If Ireland votes 'No' then we shall too. It will not be the end predicted by socialist MEPs.

The EU will revert to its usual game of a 'two speed Europe'.

That's fine by me for when we see French, Dutch and German dissidents picked up by Europol for breaching Article 54 of the Charter of Fundamental Freedoms and Rights (criticiisng the EU is forbidden) - that will concentrate minds with crystal clarity.

How can we help the Cause?

10 September 2009 at 14:16  
Blogger ZZMike said...

If the voters "get it wrong", they'll just keep on bringing it up to yet another vote until they "get it right".

Ireland may be just "an island behind an island", but it's no accident that it's called the Emerald Isle. For a while, Ireland was doing quite well, compared to England and to the EU.

Ireland has survived other invasions; it will most likely survive this one.

So long as there's Guinness and Bushmills (and Jameson and Tullamore and ...), there'll always be an Ireland.

That suggests an interesting path:
Call in the Catholic Church (Spanish Inquisition?)

"IRISH MEPs have called on the Catholic Church to take a stand against the monthly newspaper Alive for publishing an advert claiming the Lisbon Treaty could lead to the detention of children of mild alcoholics."

[Fascinating term - "mild alcoholic".]

"“I have had calls from carers who read this and are worried the treaty could lead to children being taken into care and for the seizure of possessions from people suffering from depression or alcoholism,” said Ms Harkin."

Which leads immendiately to a news item about Ashleigh Cave, 12, who collapsed after being given a vaccination for HPV cervical cancer.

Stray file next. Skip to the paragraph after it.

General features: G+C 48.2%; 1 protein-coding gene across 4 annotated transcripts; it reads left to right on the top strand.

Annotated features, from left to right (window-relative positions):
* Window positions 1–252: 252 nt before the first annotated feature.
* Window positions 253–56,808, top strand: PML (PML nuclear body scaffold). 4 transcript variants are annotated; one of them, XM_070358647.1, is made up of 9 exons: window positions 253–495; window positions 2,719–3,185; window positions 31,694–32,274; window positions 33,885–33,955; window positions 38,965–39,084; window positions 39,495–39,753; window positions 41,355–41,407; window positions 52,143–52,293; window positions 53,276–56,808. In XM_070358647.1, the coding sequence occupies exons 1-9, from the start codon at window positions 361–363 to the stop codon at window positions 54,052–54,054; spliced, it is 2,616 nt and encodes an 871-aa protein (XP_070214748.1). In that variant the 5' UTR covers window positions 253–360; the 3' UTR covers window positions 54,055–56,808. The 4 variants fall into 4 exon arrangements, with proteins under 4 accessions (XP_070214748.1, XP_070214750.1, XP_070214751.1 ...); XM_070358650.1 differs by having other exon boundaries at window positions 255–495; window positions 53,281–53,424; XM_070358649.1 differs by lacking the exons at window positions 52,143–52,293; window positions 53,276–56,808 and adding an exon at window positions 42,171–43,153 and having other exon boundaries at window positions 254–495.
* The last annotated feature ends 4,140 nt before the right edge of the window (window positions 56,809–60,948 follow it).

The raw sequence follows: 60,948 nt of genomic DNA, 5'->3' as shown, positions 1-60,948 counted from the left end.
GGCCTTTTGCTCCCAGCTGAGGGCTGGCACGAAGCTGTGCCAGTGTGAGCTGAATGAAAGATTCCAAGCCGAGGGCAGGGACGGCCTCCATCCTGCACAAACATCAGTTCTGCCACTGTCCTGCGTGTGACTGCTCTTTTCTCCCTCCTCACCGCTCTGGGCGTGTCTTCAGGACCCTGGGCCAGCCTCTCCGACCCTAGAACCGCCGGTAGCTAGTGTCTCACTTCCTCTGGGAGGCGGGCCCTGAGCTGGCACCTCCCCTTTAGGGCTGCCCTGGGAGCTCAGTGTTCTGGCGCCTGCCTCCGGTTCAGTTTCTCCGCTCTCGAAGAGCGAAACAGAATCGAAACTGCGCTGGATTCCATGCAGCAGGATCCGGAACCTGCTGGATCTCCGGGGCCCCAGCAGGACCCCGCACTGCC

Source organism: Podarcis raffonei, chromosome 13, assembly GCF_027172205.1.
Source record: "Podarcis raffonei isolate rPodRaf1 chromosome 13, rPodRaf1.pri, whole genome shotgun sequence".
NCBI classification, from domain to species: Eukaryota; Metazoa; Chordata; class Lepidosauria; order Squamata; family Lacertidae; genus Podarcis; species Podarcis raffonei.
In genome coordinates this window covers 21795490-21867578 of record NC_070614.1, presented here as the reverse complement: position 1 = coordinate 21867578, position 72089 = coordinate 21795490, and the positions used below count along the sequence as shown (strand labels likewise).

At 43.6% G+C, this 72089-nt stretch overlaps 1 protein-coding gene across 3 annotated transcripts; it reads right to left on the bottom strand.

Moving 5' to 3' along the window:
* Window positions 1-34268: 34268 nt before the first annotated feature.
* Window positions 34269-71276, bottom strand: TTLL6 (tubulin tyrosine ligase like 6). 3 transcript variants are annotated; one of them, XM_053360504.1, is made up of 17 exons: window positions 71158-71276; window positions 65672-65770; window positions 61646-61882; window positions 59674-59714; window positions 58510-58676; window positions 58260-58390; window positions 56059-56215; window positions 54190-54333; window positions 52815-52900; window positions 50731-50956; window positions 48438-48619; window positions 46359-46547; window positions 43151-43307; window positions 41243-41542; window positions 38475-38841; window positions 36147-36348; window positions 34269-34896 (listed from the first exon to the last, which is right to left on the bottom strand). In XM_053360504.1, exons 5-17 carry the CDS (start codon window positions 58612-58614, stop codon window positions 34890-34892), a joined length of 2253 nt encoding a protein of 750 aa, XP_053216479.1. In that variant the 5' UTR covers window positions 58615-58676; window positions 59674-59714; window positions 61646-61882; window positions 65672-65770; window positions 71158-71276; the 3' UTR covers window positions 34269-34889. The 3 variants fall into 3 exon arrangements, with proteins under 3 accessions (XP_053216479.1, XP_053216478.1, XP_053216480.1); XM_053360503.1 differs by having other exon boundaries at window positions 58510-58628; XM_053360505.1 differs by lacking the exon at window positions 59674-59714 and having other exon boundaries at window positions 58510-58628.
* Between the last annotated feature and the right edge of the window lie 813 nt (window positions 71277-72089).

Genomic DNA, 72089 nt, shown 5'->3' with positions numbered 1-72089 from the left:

Question a doctor and lose your child

"The mother of a 13-year-old girl who became partly paralysed after being given a cervical cancer vaccination says social workers have told her the child may be removed if she (the mother) continues to link her condition with the vaccination.
Cave said: “The social worker said I should stop believing the injection has anything to do with Ashleigh’s condition because I am putting my thoughts on to her and stopping her getting well."

I've read about people like that social worker in C.S. Lewis's Perelandra trilogy. They worked for an organization known as NICE.

10 September 2009 at 16:31  
Blogger john in cheshire said...

Please God, help Ireland to reach the right decision and vote a resounding NO to the Lisbon (Constitution) Treaty.

10 September 2009 at 18:00  
Anonymous Zach Johnstone said...

I have just written a letter to Mr de Rossa detailing how I feel about this; if anyone cares to read it, it is printed below in full.


Dear Proinsias,

Upon perusing the news this morning, I stumbled upon an article that evoked within me the need to speak out; an article which, to my thinking, highlights a point of view that derogates the very essence of democracy. An argument so antithetical to the fundamental principles of a representative system that I was momentarily taken aback. I speak of the article published today by the blogger Archbishop Cranmer, detailing the basic premise of your support for the Lisbon Treaty.

I count myself privileged to live in a system that affords others and myself the right to debate the rights and wrongs of issues of mutual concern. These issues are, in turn, legislated upon in accordance with the public consensus (mostly, anyway). I am delighted when I see my viewpoint has been taken on board, often being entrenched into law. I am less happy when I find that an alternative perspective is taken, rendering my opinions irrelevant.

But I accept it gracefully.

We have chosen to live in a representative democracy in which public will is translated into electoral representation to the best extent possible. There is, of course, one problem with this system that we all must live with: sometimes we don’t get what we want. It is a by-product of living in a liberal democratic system that, from time to time, people will feel strongly one way about something that their elected representatives feel just as strongly about the other way. In such a state of disparity, it is essential that the peoples’ verdict prevail.